MOSCOW, RUSSIA NOVEMBER 7, 2017: Midfielder Matias Kranevitter, defender Federico Fazio, forward Lionel Messi, defender Cristian Ansaldi, and assistant coach Sebastian Beccacece (L-R) of the Argentinian men's national football team training for a friendly match against Russia scheduled for November 11, 2017. Sergei Savostyanov/TASS (Photo by Sergei SavostyanovTASS via Getty Images)

Football – and especially the FIFA World Cup – is all about money. Cash is what decides whether or not you get to host the tournament, whether you can sponsor it, or even whether or not your players are going to be excited about playing in the king of all competitions. Because patriotism is nice, but it can’t buy you a Ferrari.

Doble Amarilla shared that the President of the Argentine Football Federation (AFA), Claudio “Chiqui” Tapia, held a meeting with the captain of the selection and five-time Ballon d’Or winner Leo Messi. They had what was reportedly a “friendly” meeting to define the different payments and potential bonuses which might be made available to the selection after the World Cup.

Tapia and Messi had a friendly meeting to negotiate all potential bonuses in case of an Argentine victory during the World Cup (Photo via La Gaceta)
Tapia and Messi had a friendly meeting to negotiate all potential bonuses in case of an Argentine victory during the World Cup (Photo via La Gaceta)


Firstly, it has been negotiated that all the debts the Federation might have with the players (probably regarding some flight tickets which weren’t paid) will be reimbursed. This measure, along with all the others, will affect the 23 players, regardless of whether or not they will play a single minute during the competition. Second, each player on the roster will be paid US $10,000 for any single match; this will increase if they move forward in the competition. On top of that, FIFA also promised a bonus of US $38 million for the World Cup champion team.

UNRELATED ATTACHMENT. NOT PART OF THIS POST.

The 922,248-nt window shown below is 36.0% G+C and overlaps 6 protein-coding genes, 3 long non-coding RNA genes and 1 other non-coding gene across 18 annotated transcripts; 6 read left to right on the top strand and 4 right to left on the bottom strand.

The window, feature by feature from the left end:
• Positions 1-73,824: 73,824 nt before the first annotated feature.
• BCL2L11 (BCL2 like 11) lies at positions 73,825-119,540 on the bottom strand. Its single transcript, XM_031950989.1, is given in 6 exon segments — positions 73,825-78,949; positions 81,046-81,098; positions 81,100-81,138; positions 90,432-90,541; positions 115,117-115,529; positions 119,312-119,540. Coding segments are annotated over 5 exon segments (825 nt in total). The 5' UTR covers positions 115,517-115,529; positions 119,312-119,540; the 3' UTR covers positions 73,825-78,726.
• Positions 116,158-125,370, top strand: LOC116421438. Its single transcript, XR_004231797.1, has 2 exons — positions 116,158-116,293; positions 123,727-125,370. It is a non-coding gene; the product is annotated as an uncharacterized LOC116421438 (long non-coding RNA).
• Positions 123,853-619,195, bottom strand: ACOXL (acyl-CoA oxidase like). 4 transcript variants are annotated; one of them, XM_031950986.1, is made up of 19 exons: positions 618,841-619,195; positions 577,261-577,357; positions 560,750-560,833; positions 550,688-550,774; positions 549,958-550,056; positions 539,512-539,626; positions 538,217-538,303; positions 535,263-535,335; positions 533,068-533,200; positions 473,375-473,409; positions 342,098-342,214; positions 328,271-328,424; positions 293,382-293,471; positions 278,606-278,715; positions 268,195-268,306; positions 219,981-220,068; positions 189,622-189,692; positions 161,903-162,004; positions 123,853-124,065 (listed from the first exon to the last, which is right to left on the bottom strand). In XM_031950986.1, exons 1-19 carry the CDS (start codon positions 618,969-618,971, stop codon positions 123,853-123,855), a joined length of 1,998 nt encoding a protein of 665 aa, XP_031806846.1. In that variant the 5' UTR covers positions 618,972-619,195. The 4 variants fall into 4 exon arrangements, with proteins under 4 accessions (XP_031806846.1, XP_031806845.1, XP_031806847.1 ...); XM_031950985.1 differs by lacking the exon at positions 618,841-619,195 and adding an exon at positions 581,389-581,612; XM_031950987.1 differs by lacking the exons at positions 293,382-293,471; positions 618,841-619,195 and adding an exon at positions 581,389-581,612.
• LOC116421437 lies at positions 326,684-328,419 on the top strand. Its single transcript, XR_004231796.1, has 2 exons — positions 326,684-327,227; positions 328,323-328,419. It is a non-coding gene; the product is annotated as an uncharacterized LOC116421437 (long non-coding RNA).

Messi and Tapia negotiated that in the (likely?) event of an Argentine victory to the competition, US $19 million will be divided among the 23 players; the other half will go to the staff and the Argentine institutions, such as the AFA. Additionally, more bonuses were pending, and some players could receive around US $1,000,000 if the team is victorious.

Finally, important to note as it will impact some Argentine clubs, FIFA will compensate all clubs for which athletes normally play, as they lose money without their main stars during the competition (despite the fact that no other football games are played during the World Cup).

The international association will thus pay each club a cool US $8,530 for every player… each day of the tournament. This measure, adopted in 2010, will cost FIFA a total US $209 million, but is essential in guaranteeing cooperation from all professional clubs; each year, they gain a power far superior to the international federations.